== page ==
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Renovating drip system-a question for those with experience

last month

Last year I finally got up the courage to take the plunge and install my first drip irrigation system. I bought a relatively cheap kit on Amazon, because it was a gravity-based design. I did get it to work,and am by no means sorry that I got it, because I learned a lot. But I'm not crazy about it. It's hoses are those "tape" kinds, quite flimsy, and they are not of a standard measure. The connecting joints are very irritating; extremely difficult to render un-leaky, and you must use them with the tubes because of the non-standard size. Lastly, the built-in emitters are evenly spaced along the hose, so to position them only near the roses is impossible; I daresay that this system was designed for vegetable gardens, where everything is laid out in neat rows.

Previously when I posted about this I got many, many VERY helpful replies. I also found out that-hurray! the Netafim systems can be bought in Italy. But they are expensive, and I don't feel competent enough yet to invest in them. So, after doing some research on-line, I decided to try making my own system. I found this post on an on-line forum particularly inspiring: 

This makes use of regular garden hose. According to this, you just punch holes where you want, and put in emitters that can be bought on-line. This really appealed to me, because I have lots of old garden hose, which is fairly robust and of a standard size, so it's easy to find connectors, etc. What's more, with this method, one can place the emitters where one wants, concentrating them around the individual plants, and no water is wasted on paths, etc. Emittedly , (sorry folks, couldn't resist),they may well clog easily and what-not,but if it works I think the advantages might well out-weigh the inconvieniences.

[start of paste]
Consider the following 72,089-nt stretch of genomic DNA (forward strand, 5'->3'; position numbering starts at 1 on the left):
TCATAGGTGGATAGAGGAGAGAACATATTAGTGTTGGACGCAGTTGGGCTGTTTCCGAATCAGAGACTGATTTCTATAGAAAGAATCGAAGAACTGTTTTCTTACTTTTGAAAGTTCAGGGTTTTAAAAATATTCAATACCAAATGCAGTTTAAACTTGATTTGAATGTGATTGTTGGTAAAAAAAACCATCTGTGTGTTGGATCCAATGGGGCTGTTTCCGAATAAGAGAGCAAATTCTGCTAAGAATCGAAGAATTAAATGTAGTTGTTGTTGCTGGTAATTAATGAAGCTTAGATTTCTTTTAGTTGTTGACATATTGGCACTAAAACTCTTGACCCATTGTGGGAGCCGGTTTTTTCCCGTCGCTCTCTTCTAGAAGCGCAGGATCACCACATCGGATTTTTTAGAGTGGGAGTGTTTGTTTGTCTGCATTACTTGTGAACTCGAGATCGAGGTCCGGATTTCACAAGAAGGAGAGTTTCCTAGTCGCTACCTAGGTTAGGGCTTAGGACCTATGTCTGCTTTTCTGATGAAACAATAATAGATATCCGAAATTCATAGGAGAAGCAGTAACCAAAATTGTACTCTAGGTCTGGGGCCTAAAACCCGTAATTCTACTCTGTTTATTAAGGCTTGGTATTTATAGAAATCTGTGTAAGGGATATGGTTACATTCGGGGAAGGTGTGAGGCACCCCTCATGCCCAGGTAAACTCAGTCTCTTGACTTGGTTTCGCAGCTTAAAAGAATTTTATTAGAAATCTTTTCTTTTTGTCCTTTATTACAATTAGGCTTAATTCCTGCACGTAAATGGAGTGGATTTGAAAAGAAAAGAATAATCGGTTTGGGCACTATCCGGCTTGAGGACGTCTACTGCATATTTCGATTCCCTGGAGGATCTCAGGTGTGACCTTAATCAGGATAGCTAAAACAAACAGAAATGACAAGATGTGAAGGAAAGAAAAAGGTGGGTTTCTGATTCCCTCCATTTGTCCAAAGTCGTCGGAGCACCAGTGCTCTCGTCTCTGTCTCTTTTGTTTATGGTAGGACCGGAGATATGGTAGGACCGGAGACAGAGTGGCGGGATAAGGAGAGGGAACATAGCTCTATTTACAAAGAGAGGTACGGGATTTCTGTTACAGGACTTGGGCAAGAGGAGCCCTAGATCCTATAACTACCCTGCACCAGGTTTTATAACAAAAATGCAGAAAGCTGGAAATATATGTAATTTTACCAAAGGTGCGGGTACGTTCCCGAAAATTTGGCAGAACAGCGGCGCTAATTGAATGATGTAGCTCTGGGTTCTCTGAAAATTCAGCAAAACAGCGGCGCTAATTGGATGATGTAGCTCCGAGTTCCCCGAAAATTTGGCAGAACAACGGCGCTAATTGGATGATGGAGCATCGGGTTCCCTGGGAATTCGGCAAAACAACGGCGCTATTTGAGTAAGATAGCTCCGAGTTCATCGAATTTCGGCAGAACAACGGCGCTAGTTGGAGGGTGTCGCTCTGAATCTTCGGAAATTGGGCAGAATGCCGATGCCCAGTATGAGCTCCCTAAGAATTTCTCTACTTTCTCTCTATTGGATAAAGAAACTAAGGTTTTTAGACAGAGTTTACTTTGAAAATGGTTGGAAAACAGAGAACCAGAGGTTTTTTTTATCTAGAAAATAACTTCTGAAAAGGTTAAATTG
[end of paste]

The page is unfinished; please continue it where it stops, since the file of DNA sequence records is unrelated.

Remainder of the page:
So, by now I've set up the fatter hose that supplies the water from the tank,plus the filter, and have laid out the thinner hoses and hopefully have rendered the connections and ends non-leaky. My next step is to start installing the emitters. I experimented at home, and using a hammar and nail made the hole, put in the emitter, and tried it out here at home. That one worked, so now I have to try and see if it will also work in the real situation.

Here's a question: how many emitters would you insert for each rose? I was thinking at least two per rose; would three or four be better? The plants in question are all rather small and/or juvenile-some are new implants. How old does a plant have to be before it can rely exclusively on drip irrigation?

Thanks in advance.

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